"Aw unto has accelerated forward a podcast where has polity and travel professionals. Learn how to earn the media. Spotlight my name is hannah league and president of hyundai communications an award winning public relations agency in new york city. And i'm michael an stanbic editor in chief handley communications and a food beverage writer as journalist. Myself and hanner is a pr professional. We understand the power of media coverage in its impact on someone's career and business that's why we launched our podcast. Help our industry rebuild and rebound by interviewing top journalists share their insights and tips for gaining the media's attention in this episode. we're delighted to chat with amanda schuster. Amanda is a freelance writer with more than fifteen years of experience covering wine spirits cocktails and occasionally things one eats with those libations. A train somali. Hr in buse writer. Her work appears in forbes. Imbibe magazine seven fifty daily and other top outlets. She's also the author of the book new york hotels. Hi amanda thanks for joining us today. So great to see you know. Be at virtually user me so you've had a fascinating career getting your star on the wind side of the beverage seen You are small. Ea and buyer for astor wines and spirits and morale. So how did you transition to become an accomplished cocktail and spirits writer and author. It's interesting because that happened. During the last major crisis in our lives that big financial crisis when i was working for morale i i actually think we saw everyone at lehman brothers getting fired in their cafeteria from our office window and i knew that something big was about to happen. Obviously with everybody hugging and crying and that and that that was going to mean a big change in the way we did business in the wine and spirits community and it was and But that effectively ended my career on the retail side Which is fine. Because i was ready. I you know. I was getting older and it was. It was a lot of hard work that i was physically able to do anymore. So and i always been a writer. And i'd been sort of discovered a little bit from the from. The shelf talkers. That i wrote for astor. Believe it or not that actually started my first my first published article in a whisky magazine and it just kind of i crawled my way up from. There was a very hard struggle because that was a time when you know just as people who had been successful lawyers or accessible successful accountants or or people working in finance where changing what they wanted to do or just deciding that life wasn't worth that kind of job and they wanted to do something that was a lot more enjoyable to them and started like craft distilleries or or you know were opened restaurants and bars in and that sort of thing You saw the start of all of these wind blogs and all of these spirits logs right. That's really like to two thousand nine hundred thousand times when that happened. So i kind of got got into that slipstream. And actually i remember. Meeting you at dea tells cocktail at a tasting room and soon stand we developed our friendship and and is so wonderful to now get you know you and so you know seeing you You not becoming such a great writer in our industry and as a writer What has been most challenging for you. during this pandemic deciding a good tone really setting setting a good town and do people are people. Tired of of you know really serious articles about an about being shown. What's the the decay of of the industry or do they do. They need something a little fluffier. do they need. They need to to be transported to a different place. Is it okay not to write about something if it's too hard and just general writer's block these these are all things that that those of us in my position are really dealing with this. Is you know what stands to each hagen and do we have to take a stance can we. Can we keep doing what we were doing is it. Is it relevant but then despite the challenges even writing a lot for focus and as a fan of the gibson cocktail. I was so delighted to see your story on. Do it yourself cocktail onion. I'm really excited to try making those for for hanoi. And i 'cause we're we're both fans and we. We love our cocktail onions. So you've covered a really wide range of stories and topics especially for forbes most recently how do you come up with these ideas they're really wide ranging and how far in advance do you work right now. I'm thinking about okay. If i'm stuck in lockdown or or i really feel like i need to learn something you know what do i what am i wanna read. What would i want to read. If i did know about it and so i'm actually right now. Trying to channel light on on fun little products like i. I just recently wrote about slow gin. And because the really isn't a whole lot of information about slow jenner people don't really understand what it is or or why it's good and why it can be good Especially here in the states. i mean. obviously it's a really huge product in the uk. But but here. It's not so much but but there are slogans wire their slogans and taste them. you know and i like reading about and and talking about little indigenous grapes that that nobody really gets into that much or or I dunno just stop an interest in. I feel like reading and writing about. Because i haven't yet or i wanna i wanna revisit. That's that's the main. Thank you as stories always educational but also entertaining so incoming munns. What kinds of stories really be working on so that our listeners can potentially pitch you. I'm actually writing something very interesting about green bar. Distillery and los angeles and they not only decided facing the struggles that so many small distilleries have been facing not only to start producing their own ready to drink beverages that using the spirits that they make in house actually invested in an entire canning facility. Cleto that they could yeah so that they means of be making a serious profit from this instead of instead of just coasting along and surviving and i. It got me really interested in these other distilleries. Who are making. Rtd's out of hot out of Things that they already make like saying aggressive here in brooklyn you know. They have their own tomorrow. But what's really flown off. The shallows is there are morrow in ready to drink new brownies and and spence's in other products and convenience stuff pointing a priority during the pandemic and venus when it should taste good. I mean i think the problem with a lot of these. Rtd's is that they're just okay and they can be better than okay other than it d- Are there any of the topics at ub interest in writing about. I mean history is always interesting right and especially since since right now history is that there are so many things that we can learn from history to inform the way we're living now Recipes you know things like the cocktail is does recipes recipes that that are useful to ask information that's useful to us is really what i'm interested when someone is pitching you. I know you get a lot of emails every single day. Hundreds hundreds over them for the three most important things you wanna see in the picture that know. What you're talking about is is number one. I mean i can't tell you how many pitches i got where somebody states something in fact in it it definitely is in fact in fact i got one yesterday from somebody and i'm not gonna say who was very surprising but they said they said that their place made up. This cocktail is like okay. An article published today saying that that cocktail is over twenty years old so now And the other thing is i want. I just want concise information at. I want and i want all of the assets in that first email. Show me link to pictures that to two inches. That isn't going to expire. Because it's probably going to be a couple of weeks or maybe even a couple of months until i got to it How much is it going to cost. You know so i can't tell you. How many pitches they get worried. They don't tell me how much you know what the srp is. Why is that not in the in the email. So those are the three things for me is no it showing and having people get it very good advice so i know you know so. Many people like us who have a wonderful relationship with you but for those of our listeners. That perhaps don't have this personal connection. What's the best way to cultivate one order to pitch you. I'm mean it's gotten to the point. Now where i know i'm i'm being fluffed up and So i had had to cultivate a relationship with me. I mean you know okay. So i'll tell you stories so i'll try to make. I'll try to make it freeze. but i transitioned. Does he know from a gig to another very suddenly and november into december. And i kept my old email open saying if you really wanna keep pitching me. Here's how to reach me. Because i wasn't able to send out a hold staying d- everybody just explaining what was going on and I received an email from a person that i never really worked with before and we had a story going that unfortunately i was not able to deliver because of that situation and Instead of you know instead of Being really aggressive going after me this person said hey are you okay. This must be really hard on us. There is there anything i can do. And she said let's have a call. And i thought oh god the hall is going to be steamrolling into writing about this product that i'm not really prepared to do. And then all the call was was to just say he. Here's here's what i do. Here's your the services that i can provide. Now how can i. How can i tell people to contact you or or to get in touch with you to see if you can find some decent work right now and that was amazing. And so yeah. That's that i'm always willing to remember that person in thank of her when writing something. I definitely agree. The pandemic is brought out the best in people and well sometimes not always the best. Yeah but but one of the silver linings that we're seeing a lot of You know especially in challenging times like these is innovation especially in our hospitality industry and beyond cocktails to go. What kinds of innovations you sing that. You think are most promising that you think will will survive into the coming years. I mean wearing one of them. You know that this desert fights cancer for for chris patino think having merch for people divides amazing. It's amazing how many people really do want that far t shirt or that tote or that coaster or whatever it is i mean and so it's not that expensive to make those things and you can actually make a profit from them. That's that's a great innovation. That i don't know why more bars weren't doing earlier. It's really funny. Dive bars were doing it. I have a bunch of dive. Are t shirts for way before this ever happened. But regular got dalbar t shirts. No it's tough. But i think the two go thing is is the biggest is to make yourself naked scalable. I mean i don't a lot of us are living alone. I don't want to buy a seventy five dollar cocktail. All i need is one drink. That's great and i think back to the merchandising items they you point out. Yeah i think in a lot of people would support their favorite local bars and they'll bartenders. So i'm sure everybody has a plenty t shirts at home but i think he's a more a good gesture you know. They want to support the bars and and try to help them. And i love like catania. Kittens limited edition glassware during the holidays. And things like that. It's always a good idea. Bartenders bought one are getting very creative. In how they are looking for additional revenue source and merchandising brand that in a t shirts hats and glassware that is a great way to connect with customers but also bring extra revenue definitely so now we are moving on to books so you are always an accomplished author and and we enjoyed interviewing you for our agencies asks the author series on your book new york cocktails so tell us what was your inspiration for the book. The inspiration for the book was that was that the publisher called me and said you have six weeks to read this book. Do you wanna do we expect. That's very ambitious row and it was at it was quite a whirlwind but but the reason i would have said no. 'cause i was busy with really i thought about it and i was like well. This is a terrible thing to ask of an author because you know normally we would like a little time to research right we would we would license time to to acquire the right information and and get it right and and to And to make it something that people want to read. But then i thought you know what i spent my whole career writing newer cocktails. I can do this. I can just call in favors to these bars. And say hey. I can't come right now but it you know i was there two weeks ago. Can we can just get the recipe for the scottsdale now. And we'll and we'll talk about it later and yeah that's kind of how it worked. And we love the bug and january it. Yeah we've been novak commanding. The books to some of our friends was coming to new york. City or for those are looking for gifting and then also we heard a rumor that you have a new book coming out in twenty twenty two. So can you give us a scoop. Yeah well this is interesting so we wouldn't have been able to have this interview this time last year because this time last year i was very busy visiting something like fifteen bars of week. Doing research for this book dot thought again. It was going to have a very not six weeks time. I had a bit more of a lead time but A book about about drinking and locals and it was mentioned. Be sort of a travel guide of a bar travel guide that looked a bit like j. peterman catalog from the nineteen nineties. It's illustrated and it was. It was released. It's supposed to be about you know if you go to the neighborhood here. Are the bars that you should visit. Or or some of the bars next to them and focusing on one particular bar and a little blurb about it and it was really fun to work on. But i felt that as an ambassador to new york city i should really get out there. And explore neighborhoods. I don't necessarily know because that's where locals live right. So i went out to the book. The bronx and i you know i had planned to go even farther out in the bronson unfortunately the pandemic curtailed that but Yeah so it was. I mean i don't know what this book is going to look like now on the. It was my decision not publisher's decision to put it on last year for obvious reasons and it's still on pause so i i it. Yes it's happening but but is this going to be a history book is this is. We don't know what it's gonna be yet. We haven't really decided bit. The original unfortunately original intent is not happening So west titled the buck drink like a local love. We definitely see a theme here of the big apple and cocktails. Yes so obviously. You were born and raised in the city. You see yourself branching out to other areas of interest or you're gonna stick to gotham now. I love to branch out to other areas of interest. I mean there are so many of them right. There are a lot of things to write about. And i've even. I mean i actually have three quarters of efficient fiction book written that. I've never done anything with the need to revisit that some into action and not necessarily about me work okay. Well as you know. There's a lot of bartenders and bought winners and chefs. Who wanna write a book and the anna some of them. They have a book in them. You know his accomplished writer author. Why don't device. Would you give to our listeners. Who when our vital book. What have you not seen yet. And why do you think that would be interesting to us. And anti you know when i was reading my book the best advice i got was when i interviewed david wondrous. Never forget this. We were having boilermakers at the brooklyn end on very very cold night and he was excited that i was finally getting to read a book and but his advice was to find your own voice. Don't try to mimic somebody else's and that was the best advice that could get just right. What's in your heart and say it the way you would say is if you were speaking to somebody vice. Dave always gives the best advice. Yes we call. Our podcast has penalty forward because we believe in the future of our industry. And i think you know all of us a very very resilient people and we know that our in the industry will come back stronger than ever so in your opinion. Is there anyone or any organization that who's doing really great work and is moving hospitality. Forward well I'm actually writing. I'm the of the newsletter for an organization. Called i and and what i is trying to do is to work with government. Legislators so that closed businesses can finally collect on the insurance that they've paid into for years and years and years. The business interruption insurance and there are all of these like very tricky little loopholes that have that have given insurance companies. What they think is an excuse not to pay out on these insurances. When in fact they probably should and could So that's that's really a big one. Is i think is really to change the laws. I mean a lot of our laws are so are cain or there. They were set up deliberately to block into the very situation that we're living in now that's great and now for the listeners segment question of our show. We have a question from d.c. Done our supervisor at allegory at the eden hotel in washington. Dc he thinks dc has an amazing cocktail community. But it's definitely a small market with like to know if you have any suggestions for bartenders in bars from smaller markets to garner the attention of larger publications. I mean one of the ways. Is you know there are so many great groups right now on social media me like thirsty for example not thirst when at what i just described thirsty the facebook group. That is pretty easy to join. You know a lot of a lot of journalists. If they're reading a cocktail roundup is like. Hey give me your recipes for for this hour cocktail or for taty or something in. That's and that's a great way to get in location You know just just by contributing a recipe in a unique recipe I love getting pitches about places that i've never heard of and something that they're doing and so it you know just i think a lot of the problem with with bartenders is bartenders and their great bartenders may make great drinks but they're not so great at self promotion because that's never had to be part of the job and so maybe they don't feel comfortable. You know getting something out there into into you know whatever you're calling this fear that we're we're talking to drink spear just because they don't have the confidence to do it Which is a shame. So i think i think just my suggestion is to is if you think you've made some really great thing. That's the one of the reason that we started this podcast. Because there's a lot of people have a great story in them but there in no how to get to someone like you so we wanted to interview in a top journalists and so that they can share the insights and turps. And then you know. Hopefully there will inspire encourage our industry people to be able to say. I think i can pitch amanda with my story. Okay i can do this. You know so. Just want to encourage them to to tell your story and also i would think i would also think on the media side. There's there's more of an interest in sources from smaller markets than has ever been before. I mean it used to be very concentrated in the big cities. But i think there's a recognition that there's a lot of interesting stuff going on across the country and the cocktail sphere. So you know it's it's great that the spotlight is getting shines and a lot of different places so before we go. What's the best way for our listeners. To contact you to pitch their ideas twitter instagram. i guess flat into my deums. Got a big doesn't i. I've ever said that out loud So it's wine shine the i n. E. nsa johnny. I old handle from from before. When i used to do both jewelry. And that's a rather name comes from. The name comes are wine and john. I didn't like that. But ray yeah. Follow me and talk me great. Amanda has been so great speaking with you and we can speak more but Hopefully will meet in person and and yes tell to and i know we've been talking about this for months but let's make it happen. You see you then some time. Amanda thank you for having me. Thank you bye Love amanda. She's such a privilege now that you know what amanda is looking for. Please feel free to pitcher. Your story ideas and of course mentioned that you hurt her on our podcast. We have allowed exciting media guests in the pipeline as well. So please subscribe on apple podcasts. Spotify i heart radio. Google podcasts or your favorite podcast. Please leave a review and tell your friends and colleagues so you next week. I'm kevin join us as we move. Has tally forward together added.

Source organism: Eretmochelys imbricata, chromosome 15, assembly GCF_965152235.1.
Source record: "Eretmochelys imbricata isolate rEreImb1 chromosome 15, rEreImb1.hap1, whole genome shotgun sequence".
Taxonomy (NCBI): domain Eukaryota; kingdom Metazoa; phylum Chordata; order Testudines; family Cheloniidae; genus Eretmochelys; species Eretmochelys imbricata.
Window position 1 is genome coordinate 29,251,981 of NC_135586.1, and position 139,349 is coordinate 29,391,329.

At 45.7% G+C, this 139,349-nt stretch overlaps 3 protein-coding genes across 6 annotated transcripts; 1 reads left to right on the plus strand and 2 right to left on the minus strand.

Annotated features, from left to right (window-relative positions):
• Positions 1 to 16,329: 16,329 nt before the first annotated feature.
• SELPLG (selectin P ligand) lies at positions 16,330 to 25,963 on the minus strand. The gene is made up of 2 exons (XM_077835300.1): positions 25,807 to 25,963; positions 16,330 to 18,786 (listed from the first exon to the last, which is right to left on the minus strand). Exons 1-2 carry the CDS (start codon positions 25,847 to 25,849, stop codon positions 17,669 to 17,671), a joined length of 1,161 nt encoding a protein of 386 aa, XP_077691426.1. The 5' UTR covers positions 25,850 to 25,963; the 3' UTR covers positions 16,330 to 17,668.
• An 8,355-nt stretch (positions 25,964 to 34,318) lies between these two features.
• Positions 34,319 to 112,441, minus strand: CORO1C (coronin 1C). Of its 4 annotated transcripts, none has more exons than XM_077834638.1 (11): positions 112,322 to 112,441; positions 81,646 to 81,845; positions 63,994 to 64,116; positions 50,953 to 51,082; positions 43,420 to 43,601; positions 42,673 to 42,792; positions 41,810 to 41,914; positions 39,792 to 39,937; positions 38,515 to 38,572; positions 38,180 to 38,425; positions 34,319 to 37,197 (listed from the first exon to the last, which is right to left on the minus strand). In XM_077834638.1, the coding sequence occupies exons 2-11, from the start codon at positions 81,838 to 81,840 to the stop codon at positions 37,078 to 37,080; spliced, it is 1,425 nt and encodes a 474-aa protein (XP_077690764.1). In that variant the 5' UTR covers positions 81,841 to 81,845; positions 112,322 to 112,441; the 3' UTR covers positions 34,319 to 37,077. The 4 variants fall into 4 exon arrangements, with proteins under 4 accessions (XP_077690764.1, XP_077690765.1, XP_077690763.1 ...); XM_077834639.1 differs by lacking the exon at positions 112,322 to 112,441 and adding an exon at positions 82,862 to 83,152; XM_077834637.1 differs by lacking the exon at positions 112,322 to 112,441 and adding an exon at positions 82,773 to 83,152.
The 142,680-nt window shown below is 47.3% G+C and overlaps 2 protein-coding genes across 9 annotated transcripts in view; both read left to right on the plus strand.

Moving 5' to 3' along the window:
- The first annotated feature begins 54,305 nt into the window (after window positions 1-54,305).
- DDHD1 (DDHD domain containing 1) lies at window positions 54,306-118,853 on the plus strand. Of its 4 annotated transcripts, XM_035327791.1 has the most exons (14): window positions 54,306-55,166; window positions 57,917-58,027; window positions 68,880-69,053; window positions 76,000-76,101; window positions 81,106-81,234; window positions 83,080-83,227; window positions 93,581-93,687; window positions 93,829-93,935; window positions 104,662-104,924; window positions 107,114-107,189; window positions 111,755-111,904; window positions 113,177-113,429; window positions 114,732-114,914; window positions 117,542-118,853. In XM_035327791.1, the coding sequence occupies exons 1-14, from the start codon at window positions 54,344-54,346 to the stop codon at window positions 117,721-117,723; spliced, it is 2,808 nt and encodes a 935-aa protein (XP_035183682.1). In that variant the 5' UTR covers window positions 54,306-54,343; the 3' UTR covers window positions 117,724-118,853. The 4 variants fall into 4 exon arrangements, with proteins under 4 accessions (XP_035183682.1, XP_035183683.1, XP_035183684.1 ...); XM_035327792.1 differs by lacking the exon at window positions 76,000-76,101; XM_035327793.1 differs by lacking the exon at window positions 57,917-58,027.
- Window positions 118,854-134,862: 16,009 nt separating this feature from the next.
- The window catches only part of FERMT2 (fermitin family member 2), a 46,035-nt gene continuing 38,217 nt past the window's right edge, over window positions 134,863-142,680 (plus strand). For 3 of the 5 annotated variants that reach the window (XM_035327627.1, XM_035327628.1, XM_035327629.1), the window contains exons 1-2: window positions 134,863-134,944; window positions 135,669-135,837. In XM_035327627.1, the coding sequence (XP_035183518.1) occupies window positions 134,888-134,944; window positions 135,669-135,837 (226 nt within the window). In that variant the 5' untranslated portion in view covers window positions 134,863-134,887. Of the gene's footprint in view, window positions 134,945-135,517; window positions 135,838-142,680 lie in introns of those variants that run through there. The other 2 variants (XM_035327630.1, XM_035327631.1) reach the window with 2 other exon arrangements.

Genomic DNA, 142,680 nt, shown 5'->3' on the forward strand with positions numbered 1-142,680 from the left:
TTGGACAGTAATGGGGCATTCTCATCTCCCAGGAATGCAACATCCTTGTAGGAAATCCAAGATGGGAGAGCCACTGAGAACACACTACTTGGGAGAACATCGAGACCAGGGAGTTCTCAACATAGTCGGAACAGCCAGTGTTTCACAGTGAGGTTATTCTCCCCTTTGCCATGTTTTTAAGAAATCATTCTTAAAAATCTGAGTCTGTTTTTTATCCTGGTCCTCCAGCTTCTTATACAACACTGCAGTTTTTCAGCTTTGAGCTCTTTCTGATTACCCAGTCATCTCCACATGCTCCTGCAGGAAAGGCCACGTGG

Episode #31 - Elise Taylor, Senior Living Writer at Vogue